but also trims any float margin
whose [=margin edge=] coincides
with the container’s [=content edge=].
</dl>
Specifically, for [=block containers=],
''margin-trim: in-flow'' or ''margin-trim: all'' discards:
<ul>
<li>The block-start margin of a block-level first child.
<li>The block-end margin of a block-level last child.
<li>Any margin collapsed with these margins.
</ul>
''margin-trim: all'' also affects floats
for which the [=block container=] is a [=containing block=] by:
<ul>
<li>
Discarding the [=block-start=] [=margin=] of any float
whose [=block-start=] [=outer edge=] coincides
with the [=block-start=] [=inner edge=] of the container.
<li>
Discarding the [=inline-start=]/[=inline-end=] [=margin=]
of an [=inline-start=]/[=inline-end=] float (or equivalent)
whose [=outer edge=] on that side coincides
with the [=inner edge=] of the container.
<li>
Zeroing the [=inline-axis=] margins of a float
for the purpose of calculating its [=intrinsic size contributions=]
or its [=size=] in the container’s [=inline axis=].
<li>
Trimming the [=block-end=] margins of a float
to the extent necessary to prevent such a margin
from extending the [=block size=]
of a [=block formatting context root=].
</ul>
ISSUE: Should this property apply to [=flex containers=] or [=grid containers=]?
ISSUE: Should floats have a <css>floats</css> value that only affects floats?
Note: See also the 'margin-break' property,
which applies to the box’s own margins
when they adjoin a <a>fragmentation break</a>
(page break / column break / etc.).
ISSUE: Define how this property affects margins at breaks
if the box establishes a <a>fragmentation context</a>.
See also <a href="https://github.com/w3c/csswg-drafts/issues/3314">Issue 3314</a>.
Padding {#paddings}
=======
<dfn export>Padding</dfn> is inserted between the content edge
and the padding edge of a box,
providing spacing between the content and the border.
The <dfn export>padding properties</dfn> specify the thickness
of the <a>padding area</a> of a box.
The 'padding' <a>shorthand property</a>
sets the padding for all four sides
while the padding <a>longhand properties</a> only set their respective side.
This specification defines the <a>physical</a> 'padding' <a>longhands</a>;
[[css-logical-1#padding-properties]] additionally
defines <a>flow-relative</a> 'padding' <a>longhands</a>.
Both sets of properties control the same set of padding:
they are just different ways of indexing each side.
Note: Backgrounds specified on the box
are by default laid out and painted within the padding edges.
(They are additionally painted underneath the border,
in the <a>border area</a>.)
This behavior can be adjusted
using the 'background-origin' and 'background-clip' properties.
Page-relative (Physical) Padding Properties: the 'padding-top', 'padding-right', 'padding-bottom', and 'padding-left' properties {#padding-physical}
-------------------------------------------
<pre class="propdef">
Name: padding-top, padding-right, padding-bottom, padding-left
Value: <<length-percentage>>
Initial: 0
Applies to: all elements except: <a>internal table elements</a> other than table cells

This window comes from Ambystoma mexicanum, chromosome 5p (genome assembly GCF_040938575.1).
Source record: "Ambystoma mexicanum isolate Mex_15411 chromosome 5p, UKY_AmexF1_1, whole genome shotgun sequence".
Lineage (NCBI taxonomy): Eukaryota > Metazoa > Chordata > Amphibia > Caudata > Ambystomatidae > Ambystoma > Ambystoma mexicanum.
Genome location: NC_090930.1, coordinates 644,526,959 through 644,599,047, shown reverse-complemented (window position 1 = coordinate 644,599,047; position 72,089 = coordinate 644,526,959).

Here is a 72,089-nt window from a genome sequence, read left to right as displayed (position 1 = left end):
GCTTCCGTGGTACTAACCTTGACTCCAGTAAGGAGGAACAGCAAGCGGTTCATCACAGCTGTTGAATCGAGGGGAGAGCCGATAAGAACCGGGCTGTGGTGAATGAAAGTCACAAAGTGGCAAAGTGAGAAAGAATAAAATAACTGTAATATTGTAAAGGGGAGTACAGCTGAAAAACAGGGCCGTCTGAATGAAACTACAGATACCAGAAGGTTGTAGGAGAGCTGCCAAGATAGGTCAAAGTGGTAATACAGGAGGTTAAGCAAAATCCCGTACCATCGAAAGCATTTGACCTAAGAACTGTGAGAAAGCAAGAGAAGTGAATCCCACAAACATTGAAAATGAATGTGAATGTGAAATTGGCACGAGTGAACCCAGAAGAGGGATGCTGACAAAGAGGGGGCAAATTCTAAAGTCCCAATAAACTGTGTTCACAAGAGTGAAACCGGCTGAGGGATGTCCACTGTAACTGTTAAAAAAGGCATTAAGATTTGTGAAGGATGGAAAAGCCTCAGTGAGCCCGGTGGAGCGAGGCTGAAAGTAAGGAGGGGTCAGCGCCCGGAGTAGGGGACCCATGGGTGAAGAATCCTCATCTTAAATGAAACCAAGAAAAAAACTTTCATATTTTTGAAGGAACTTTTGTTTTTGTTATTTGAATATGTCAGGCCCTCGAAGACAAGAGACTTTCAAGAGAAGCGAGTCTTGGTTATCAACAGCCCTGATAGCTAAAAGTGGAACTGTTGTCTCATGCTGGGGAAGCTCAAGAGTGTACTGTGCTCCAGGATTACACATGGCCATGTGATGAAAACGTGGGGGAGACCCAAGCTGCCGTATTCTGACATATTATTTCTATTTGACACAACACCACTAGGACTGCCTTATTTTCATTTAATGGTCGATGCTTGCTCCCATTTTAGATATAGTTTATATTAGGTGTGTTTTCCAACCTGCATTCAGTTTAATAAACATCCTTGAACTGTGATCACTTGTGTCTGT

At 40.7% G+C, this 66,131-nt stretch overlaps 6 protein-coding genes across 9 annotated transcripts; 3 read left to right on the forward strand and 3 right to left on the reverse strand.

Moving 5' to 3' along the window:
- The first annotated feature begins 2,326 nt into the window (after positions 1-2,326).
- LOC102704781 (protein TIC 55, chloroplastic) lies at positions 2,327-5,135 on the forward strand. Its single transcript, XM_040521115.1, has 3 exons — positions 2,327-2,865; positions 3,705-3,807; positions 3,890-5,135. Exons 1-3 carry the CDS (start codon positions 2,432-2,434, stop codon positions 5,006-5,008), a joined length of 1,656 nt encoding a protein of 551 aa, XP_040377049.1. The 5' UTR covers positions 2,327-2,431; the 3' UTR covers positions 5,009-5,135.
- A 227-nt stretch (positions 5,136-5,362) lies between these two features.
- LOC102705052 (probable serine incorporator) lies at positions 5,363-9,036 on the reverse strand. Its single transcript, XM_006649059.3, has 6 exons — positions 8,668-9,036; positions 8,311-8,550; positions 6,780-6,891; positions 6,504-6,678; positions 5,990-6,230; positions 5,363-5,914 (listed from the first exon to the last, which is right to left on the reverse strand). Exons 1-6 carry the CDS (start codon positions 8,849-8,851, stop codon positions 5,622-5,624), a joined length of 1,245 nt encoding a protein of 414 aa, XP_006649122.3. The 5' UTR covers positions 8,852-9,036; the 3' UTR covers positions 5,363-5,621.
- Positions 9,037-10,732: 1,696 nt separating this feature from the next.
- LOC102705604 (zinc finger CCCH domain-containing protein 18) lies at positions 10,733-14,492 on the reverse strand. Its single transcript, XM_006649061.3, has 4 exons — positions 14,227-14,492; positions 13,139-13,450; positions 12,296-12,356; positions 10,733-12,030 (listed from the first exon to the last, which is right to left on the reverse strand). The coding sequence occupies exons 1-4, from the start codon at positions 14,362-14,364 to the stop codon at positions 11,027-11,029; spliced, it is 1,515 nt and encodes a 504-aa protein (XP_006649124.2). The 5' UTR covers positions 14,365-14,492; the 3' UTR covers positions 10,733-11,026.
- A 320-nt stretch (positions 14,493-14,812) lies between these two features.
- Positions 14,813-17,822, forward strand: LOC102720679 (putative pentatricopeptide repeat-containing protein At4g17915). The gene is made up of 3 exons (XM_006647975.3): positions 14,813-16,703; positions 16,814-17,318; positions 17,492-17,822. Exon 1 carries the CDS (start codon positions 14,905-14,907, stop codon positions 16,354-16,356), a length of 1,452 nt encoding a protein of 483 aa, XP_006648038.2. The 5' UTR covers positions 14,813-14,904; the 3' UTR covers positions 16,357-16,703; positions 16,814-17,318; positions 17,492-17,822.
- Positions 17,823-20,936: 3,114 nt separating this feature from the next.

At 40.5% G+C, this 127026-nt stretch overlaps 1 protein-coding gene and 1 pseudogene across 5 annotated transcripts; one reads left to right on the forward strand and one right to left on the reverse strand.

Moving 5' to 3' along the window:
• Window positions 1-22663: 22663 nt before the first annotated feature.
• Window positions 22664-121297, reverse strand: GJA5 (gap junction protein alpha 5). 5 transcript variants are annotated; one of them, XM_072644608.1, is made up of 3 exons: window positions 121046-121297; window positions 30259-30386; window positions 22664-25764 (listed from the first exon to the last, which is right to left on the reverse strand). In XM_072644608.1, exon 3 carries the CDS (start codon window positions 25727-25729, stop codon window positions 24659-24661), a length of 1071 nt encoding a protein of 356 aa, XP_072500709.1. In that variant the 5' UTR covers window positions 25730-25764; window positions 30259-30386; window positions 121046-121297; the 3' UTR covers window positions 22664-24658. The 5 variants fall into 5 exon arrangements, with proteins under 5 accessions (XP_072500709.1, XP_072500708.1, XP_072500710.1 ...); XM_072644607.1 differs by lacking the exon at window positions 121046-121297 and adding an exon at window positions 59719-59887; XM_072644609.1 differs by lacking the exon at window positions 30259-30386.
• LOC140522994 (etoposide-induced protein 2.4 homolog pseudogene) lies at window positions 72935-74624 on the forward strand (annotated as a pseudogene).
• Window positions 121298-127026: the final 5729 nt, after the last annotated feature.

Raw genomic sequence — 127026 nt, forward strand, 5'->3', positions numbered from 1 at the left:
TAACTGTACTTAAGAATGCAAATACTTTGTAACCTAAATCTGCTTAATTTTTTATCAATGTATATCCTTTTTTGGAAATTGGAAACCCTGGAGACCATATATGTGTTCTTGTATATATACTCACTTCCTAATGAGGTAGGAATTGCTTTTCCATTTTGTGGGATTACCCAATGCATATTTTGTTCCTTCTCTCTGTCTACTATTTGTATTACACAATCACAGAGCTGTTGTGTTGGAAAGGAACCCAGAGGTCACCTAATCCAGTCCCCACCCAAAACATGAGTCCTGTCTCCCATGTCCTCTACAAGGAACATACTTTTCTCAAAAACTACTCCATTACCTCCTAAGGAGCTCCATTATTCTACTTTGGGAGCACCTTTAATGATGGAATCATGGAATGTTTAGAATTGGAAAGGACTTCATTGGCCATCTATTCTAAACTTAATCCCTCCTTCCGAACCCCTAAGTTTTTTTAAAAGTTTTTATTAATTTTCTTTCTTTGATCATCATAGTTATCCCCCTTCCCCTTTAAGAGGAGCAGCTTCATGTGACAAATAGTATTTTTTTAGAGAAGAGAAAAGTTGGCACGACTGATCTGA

Inherited: no
Percentages: refer to <a>logical width</a> of containing block
Computed value: a computed <<length-percentage>> value
Animation type: by computed value type
</pre>
These properties set the top, right, bottom, and left
<a>padding</a> of a <a>box</a>, respectively.
Negative values for padding properties are invalid.
Padding Shorthand: the 'padding' property {#padding-shorthand}
-----------------
<pre class="propdef">
Name: padding
Value: <<'padding-top'>>{1,4}
Initial: 0
Applies to: all elements except: <a>internal table elements</a> other than table cells
Inherited: no
Percentages: refer to <a>logical width</a> of containing block
Computed value: see individual properties
Animation type: by computed value type
</pre>
The 'padding' property is a shorthand property for setting
'padding-top', 'padding-right', 'padding-bottom', and 'padding-left'
in a single declaration.
If there is only one component value,
it applies to all sides.
If there are two values,
the top and bottom padding are set to the first value
and the right and left padding are set to the second.
If there are three values,
the top is set to the first value,
the left and right are set to the second,
and the bottom is set to the third.
<div class="example">
The following code demonstrates some possible 'padding' declarations.
<pre>
body { padding: 2em } /* all padding set to 2em */
body { padding: 1em 2em } /* top & bottom = 1em, right & left = 2em */
body { padding: 1em 2em 3em } /* top=1em, right=2em, bottom=3em, left=2em */
</pre>
The last rule of the example above is equivalent to the example below:
<pre>
body {
padding-top: 1em;
padding-right: 2em;
padding-bottom: 3em;
padding-left: 2em; /* copied from opposite side (right) */
}
</pre>
</div>
Borders {#borders}
=======
<dfn export lt="border">Borders</dfn> fill the <a>border area</a>,
to visually delineate the edges of the box,
The <dfn export>border properties</dfn> specify the thickness
of the <a>border area</a> of a box,
as well as its drawing style and color.
See [[css-backgrounds-3#borders]] for the definition
of the physical variants of these properties;
[[css-logical-1#border-properties]] additionally
defines <a>flow-relative</a> border <a>longhands</a>.
Both sets of properties control the same set of borders:
they are just different ways of indexing each side.
Changes Since CSS Level 2 {#changes}
=========================
The following changes have been made to this module
since <a href="https://www.w3.org/TR/CSS2/box.html">CSS Level 2</a>:
<ul>
<li>Adding the 'margin-trim' property.
<li>Adapting the prose slightly to account for vertical <a>writing modes</a>.
</ul>
Privacy and Security Considerations {#priv-sec}
===============================================
Box Model introduces no new privacy leaks,
or security considerations beyond "implement it correctly".